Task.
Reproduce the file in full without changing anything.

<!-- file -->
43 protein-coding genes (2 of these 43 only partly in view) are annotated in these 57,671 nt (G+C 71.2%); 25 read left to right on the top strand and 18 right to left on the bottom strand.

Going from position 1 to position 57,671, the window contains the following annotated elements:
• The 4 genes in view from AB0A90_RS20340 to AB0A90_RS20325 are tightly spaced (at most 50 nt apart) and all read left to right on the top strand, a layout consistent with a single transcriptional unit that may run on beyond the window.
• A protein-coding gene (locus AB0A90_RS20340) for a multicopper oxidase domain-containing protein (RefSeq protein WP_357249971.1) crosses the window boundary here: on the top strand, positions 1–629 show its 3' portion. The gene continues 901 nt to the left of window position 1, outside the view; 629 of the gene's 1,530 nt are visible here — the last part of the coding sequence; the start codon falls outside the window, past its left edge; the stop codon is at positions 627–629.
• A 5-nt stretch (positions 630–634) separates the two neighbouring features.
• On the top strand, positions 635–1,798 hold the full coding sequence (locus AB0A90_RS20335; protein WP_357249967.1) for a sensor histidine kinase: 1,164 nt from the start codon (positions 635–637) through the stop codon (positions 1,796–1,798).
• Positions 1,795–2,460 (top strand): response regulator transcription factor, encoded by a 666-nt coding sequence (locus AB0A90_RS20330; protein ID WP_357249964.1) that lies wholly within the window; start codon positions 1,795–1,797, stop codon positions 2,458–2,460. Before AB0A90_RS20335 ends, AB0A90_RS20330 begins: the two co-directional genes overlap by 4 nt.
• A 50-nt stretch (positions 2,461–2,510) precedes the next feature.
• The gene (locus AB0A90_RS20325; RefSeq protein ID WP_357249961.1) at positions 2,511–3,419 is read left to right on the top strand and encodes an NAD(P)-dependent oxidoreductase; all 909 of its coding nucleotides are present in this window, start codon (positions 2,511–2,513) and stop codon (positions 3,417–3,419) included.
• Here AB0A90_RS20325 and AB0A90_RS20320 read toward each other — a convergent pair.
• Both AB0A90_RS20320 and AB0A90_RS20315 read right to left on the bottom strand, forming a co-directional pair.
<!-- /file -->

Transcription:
43 protein-coding genes (2 of these 43 only partly in view) are annotated in these 57,671 nt (G+C 71.2%); 25 read left to right on the top strand and 18 right to left on the bottom strand.

Going from position 1 to position 57,671, the window contains the following annotated elements:
• The 4 genes in view from AB0A90_RS20340 to AB0A90_RS20325 are tightly spaced (at most 50 nt apart) and all read left to right on the top strand, a layout consistent with a single transcriptional unit that may run on beyond the window.
• A protein-coding gene (locus AB0A90_RS20340) for a multicopper oxidase domain-containing protein (RefSeq protein WP_357249971.1) crosses the window boundary here: on the top strand, positions 1–629 show its 3' portion. The gene continues 901 nt to the left of window position 1, outside the view; 629 of the gene's 1,530 nt are visible here — the last part of the coding sequence; the start codon falls outside the window, past its left edge; the stop codon is at positions 627–629.
• A 5-nt stretch (positions 630–634) separates the two neighbouring features.
• On the top strand, positions 635–1,798 hold the full coding sequence (locus AB0A90_RS20335; protein WP_357249967.1) for a sensor histidine kinase: 1,164 nt from the start codon (positions 635–637) through the stop codon (positions 1,796–1,798).
• Positions 1,795–2,460 (top strand): response regulator transcription factor, encoded by a 666-nt coding sequence (locus AB0A90_RS20330; protein ID WP_357249964.1) that lies wholly within the window; start codon positions 1,795–1,797, stop codon positions 2,458–2,460. Before AB0A90_RS20335 ends, AB0A90_RS20330 begins: the two co-directional genes overlap by 4 nt.
• A 50-nt stretch (positions 2,461–2,510) precedes the next feature.
• The gene (locus AB0A90_RS20325; RefSeq protein ID WP_357249961.1) at positions 2,511–3,419 is read left to right on the top strand and encodes an NAD(P)-dependent oxidoreductase; all 909 of its coding nucleotides are present in this window, start codon (positions 2,511–2,513) and stop codon (positions 3,417–3,419) included.
• Here AB0A90_RS20325 and AB0A90_RS20320 read toward each other — a convergent pair.
• Both AB0A90_RS20320 and AB0A90_RS20315 read right to left on the bottom strand, forming a co-directional pair.